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Signposting healthy foods gets government backing in UK

25-Nov-2004

The use of labels to 'signpost' healthy foods is getting strong support from the UK, as it steps up its public health campaign against obesity and related disease.

The country's food regulator announced today that it will test a number of signposting methods with the food industry in order to make such labeling a realistic option for food manufacturers.

Both the Food Standard Agency's (FSA ) action plan on Food Promotions and Children's Diet and the government's White Paper launched last week identified signposting as a means of encouraging healthier food choices.

 

One adult in five is obese in the UK but earlier this year doctors warned that this number could rise to one in three by 2020 if nothing is done to tackle the fat epidemic.

 

UK supermarket Sainsbury's has already announced it will introduce its own coloured logos to signify healthier options from January, while rival Tesco is looking into a traffic light system based on dietary targets from the World Health Organisation and the Committee on Medical Aspects of Food and Nutrition Policy.

 

The move by the government-funded FSA could offer a boost to health foods but the UK's food industry body the Food and Drinks Federation is generally against a traffic light system, claiming that it wrongly 'demonises' foods that may contain valuable nutrients.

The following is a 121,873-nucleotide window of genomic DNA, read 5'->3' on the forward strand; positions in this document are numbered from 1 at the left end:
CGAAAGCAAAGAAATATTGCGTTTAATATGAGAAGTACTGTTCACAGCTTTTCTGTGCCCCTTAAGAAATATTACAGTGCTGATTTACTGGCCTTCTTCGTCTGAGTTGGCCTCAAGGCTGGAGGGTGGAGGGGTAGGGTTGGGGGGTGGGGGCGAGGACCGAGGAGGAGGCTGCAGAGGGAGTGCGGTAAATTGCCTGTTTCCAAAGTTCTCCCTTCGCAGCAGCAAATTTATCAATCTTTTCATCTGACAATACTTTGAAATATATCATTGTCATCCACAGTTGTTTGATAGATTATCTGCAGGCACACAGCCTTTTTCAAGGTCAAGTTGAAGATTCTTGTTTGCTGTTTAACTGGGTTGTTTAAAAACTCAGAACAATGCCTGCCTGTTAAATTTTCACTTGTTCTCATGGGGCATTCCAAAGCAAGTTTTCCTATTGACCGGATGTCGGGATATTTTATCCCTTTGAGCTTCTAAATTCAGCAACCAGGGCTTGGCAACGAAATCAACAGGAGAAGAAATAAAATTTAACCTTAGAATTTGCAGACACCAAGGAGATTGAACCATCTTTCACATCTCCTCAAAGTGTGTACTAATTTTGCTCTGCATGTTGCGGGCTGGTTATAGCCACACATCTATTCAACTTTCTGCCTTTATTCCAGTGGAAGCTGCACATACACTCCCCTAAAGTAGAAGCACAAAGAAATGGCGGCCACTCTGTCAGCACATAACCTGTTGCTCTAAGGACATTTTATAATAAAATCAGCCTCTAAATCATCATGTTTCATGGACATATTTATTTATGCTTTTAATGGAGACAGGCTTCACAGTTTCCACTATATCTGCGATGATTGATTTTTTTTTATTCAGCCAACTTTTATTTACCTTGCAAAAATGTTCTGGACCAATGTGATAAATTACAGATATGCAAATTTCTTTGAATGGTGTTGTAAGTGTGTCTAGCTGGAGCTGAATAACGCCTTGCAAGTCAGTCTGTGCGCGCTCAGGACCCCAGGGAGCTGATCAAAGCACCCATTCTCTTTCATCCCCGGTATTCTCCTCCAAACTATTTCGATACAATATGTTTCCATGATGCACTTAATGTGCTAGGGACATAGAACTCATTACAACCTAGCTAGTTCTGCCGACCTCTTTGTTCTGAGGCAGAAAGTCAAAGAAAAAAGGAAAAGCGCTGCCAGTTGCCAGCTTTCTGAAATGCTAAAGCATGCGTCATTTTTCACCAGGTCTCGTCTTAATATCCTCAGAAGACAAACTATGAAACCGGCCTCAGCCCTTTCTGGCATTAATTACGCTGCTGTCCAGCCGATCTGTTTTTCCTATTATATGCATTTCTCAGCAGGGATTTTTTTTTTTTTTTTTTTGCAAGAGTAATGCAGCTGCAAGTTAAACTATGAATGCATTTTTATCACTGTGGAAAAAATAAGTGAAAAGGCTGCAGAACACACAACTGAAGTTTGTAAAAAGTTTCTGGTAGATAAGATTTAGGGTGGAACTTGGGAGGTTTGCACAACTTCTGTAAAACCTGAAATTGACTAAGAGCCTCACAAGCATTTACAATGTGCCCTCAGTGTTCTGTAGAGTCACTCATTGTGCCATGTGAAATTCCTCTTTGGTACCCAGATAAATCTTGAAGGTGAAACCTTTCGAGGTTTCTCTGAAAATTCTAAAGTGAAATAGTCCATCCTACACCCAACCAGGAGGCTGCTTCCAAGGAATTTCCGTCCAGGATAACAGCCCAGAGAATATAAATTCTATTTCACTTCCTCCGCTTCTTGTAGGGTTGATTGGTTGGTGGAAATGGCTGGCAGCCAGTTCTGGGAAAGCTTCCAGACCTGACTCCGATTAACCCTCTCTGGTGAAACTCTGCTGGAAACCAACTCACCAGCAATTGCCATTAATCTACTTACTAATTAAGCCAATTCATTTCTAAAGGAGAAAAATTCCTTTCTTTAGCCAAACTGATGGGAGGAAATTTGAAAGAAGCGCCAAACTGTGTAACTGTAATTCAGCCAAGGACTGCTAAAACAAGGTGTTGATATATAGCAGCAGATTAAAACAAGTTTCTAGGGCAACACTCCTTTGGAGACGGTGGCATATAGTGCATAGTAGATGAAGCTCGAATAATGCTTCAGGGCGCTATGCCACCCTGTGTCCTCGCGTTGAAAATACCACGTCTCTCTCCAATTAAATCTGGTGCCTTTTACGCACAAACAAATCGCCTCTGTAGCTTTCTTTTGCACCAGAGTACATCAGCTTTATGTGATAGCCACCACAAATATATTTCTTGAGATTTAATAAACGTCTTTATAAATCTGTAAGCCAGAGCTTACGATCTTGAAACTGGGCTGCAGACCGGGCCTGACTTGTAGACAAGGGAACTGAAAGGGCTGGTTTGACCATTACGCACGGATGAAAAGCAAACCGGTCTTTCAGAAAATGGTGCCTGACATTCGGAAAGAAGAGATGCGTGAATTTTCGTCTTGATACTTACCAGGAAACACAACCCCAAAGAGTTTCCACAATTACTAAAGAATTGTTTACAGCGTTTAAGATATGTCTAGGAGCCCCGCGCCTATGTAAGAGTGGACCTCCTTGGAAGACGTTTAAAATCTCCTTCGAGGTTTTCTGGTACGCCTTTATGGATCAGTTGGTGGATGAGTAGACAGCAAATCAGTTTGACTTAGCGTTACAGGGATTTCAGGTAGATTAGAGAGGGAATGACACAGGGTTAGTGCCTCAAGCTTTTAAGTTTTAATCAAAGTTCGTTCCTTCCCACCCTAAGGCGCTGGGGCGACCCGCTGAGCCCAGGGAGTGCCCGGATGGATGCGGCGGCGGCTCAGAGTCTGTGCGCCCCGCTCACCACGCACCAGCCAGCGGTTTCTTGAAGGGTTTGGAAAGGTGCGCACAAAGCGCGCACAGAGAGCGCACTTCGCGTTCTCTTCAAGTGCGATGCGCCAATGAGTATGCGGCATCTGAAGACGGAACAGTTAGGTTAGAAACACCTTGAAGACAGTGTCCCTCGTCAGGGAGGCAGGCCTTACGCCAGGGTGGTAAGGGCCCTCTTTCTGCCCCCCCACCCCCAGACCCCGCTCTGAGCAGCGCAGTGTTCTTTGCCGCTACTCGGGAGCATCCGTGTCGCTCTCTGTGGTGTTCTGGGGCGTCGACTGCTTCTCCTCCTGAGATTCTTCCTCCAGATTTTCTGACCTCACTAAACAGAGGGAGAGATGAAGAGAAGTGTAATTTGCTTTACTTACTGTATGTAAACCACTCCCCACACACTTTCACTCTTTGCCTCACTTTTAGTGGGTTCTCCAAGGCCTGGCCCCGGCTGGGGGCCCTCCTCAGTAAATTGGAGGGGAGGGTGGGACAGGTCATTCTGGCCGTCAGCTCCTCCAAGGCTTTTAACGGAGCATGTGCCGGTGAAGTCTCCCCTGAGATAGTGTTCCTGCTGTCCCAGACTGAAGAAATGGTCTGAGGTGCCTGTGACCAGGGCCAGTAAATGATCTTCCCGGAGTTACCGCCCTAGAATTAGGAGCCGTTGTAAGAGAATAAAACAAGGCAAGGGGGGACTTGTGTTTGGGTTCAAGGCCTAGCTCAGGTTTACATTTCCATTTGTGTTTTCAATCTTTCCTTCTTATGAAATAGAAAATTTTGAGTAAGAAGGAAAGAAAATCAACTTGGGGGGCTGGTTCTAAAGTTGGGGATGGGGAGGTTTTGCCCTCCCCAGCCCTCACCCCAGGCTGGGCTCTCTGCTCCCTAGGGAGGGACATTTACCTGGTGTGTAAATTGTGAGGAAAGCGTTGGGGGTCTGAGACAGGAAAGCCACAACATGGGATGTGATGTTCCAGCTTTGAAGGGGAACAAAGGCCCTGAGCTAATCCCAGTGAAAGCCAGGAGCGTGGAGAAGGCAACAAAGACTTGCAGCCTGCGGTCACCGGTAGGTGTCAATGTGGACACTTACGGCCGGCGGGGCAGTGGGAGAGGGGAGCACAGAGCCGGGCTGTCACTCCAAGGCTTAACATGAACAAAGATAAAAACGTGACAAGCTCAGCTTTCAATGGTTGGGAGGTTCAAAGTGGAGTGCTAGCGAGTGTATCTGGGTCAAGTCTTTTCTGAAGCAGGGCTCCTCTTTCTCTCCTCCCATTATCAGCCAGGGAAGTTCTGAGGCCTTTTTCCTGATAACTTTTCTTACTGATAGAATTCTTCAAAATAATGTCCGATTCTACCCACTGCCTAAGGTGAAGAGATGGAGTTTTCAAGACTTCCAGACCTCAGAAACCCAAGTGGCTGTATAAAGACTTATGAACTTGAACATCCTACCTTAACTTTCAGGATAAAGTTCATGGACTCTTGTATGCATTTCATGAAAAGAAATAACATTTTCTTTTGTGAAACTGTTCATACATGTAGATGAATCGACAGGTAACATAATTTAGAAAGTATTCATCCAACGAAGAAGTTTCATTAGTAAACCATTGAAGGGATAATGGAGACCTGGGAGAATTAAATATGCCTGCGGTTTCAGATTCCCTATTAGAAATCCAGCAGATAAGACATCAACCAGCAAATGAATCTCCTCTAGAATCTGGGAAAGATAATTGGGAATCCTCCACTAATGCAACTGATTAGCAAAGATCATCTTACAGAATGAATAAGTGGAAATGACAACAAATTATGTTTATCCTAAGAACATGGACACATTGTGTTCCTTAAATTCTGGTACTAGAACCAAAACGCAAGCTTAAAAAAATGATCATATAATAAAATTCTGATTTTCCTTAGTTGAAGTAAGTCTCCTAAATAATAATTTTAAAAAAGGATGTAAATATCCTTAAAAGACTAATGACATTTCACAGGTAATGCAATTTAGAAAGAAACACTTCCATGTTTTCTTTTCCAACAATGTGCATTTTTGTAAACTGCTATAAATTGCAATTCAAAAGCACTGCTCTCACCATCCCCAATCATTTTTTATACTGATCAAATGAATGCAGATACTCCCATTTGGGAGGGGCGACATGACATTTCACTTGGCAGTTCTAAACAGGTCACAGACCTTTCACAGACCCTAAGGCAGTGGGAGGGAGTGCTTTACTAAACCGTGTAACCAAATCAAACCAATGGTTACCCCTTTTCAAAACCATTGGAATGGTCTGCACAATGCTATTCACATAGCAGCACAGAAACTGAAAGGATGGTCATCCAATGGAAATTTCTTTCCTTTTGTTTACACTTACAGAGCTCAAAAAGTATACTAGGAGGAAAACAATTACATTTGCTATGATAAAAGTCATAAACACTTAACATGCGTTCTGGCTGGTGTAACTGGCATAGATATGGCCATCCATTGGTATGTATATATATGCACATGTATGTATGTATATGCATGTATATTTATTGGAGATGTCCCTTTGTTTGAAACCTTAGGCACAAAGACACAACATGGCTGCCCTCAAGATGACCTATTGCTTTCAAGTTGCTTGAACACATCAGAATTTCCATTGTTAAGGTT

Most of the signposting systems to be tested by FSA are based on the 'traffic light' method, labeling foods with the three colours red, amber and green, based on their nutritional value. It will also look at consumer reactions to symbols only appearing on healthier options or the 'multiple traffic light' which might be depicted as separate traffic lights for high, medium or low levels for each of the key nutrients

 

The other two options show separate key nutrient information for the total fat, saturated fat, sugar and salt.

 

Gill Fine, director of Consumer Choice and Dietary Health at FSA, said: "People have told us they want to make healthier food choices and that they would welcome signposting to help them. We will therefore test out the options in shops and work with stakeholders to do this. We need to ensure that what we recommend will be useful and workable."

 

The agency plans to complete the work during summer 2005.

 

It has also commissioned research to develop a scheme to categorise foods on the basis of the nutrients they contain to help underpin some of the signposting options.

 

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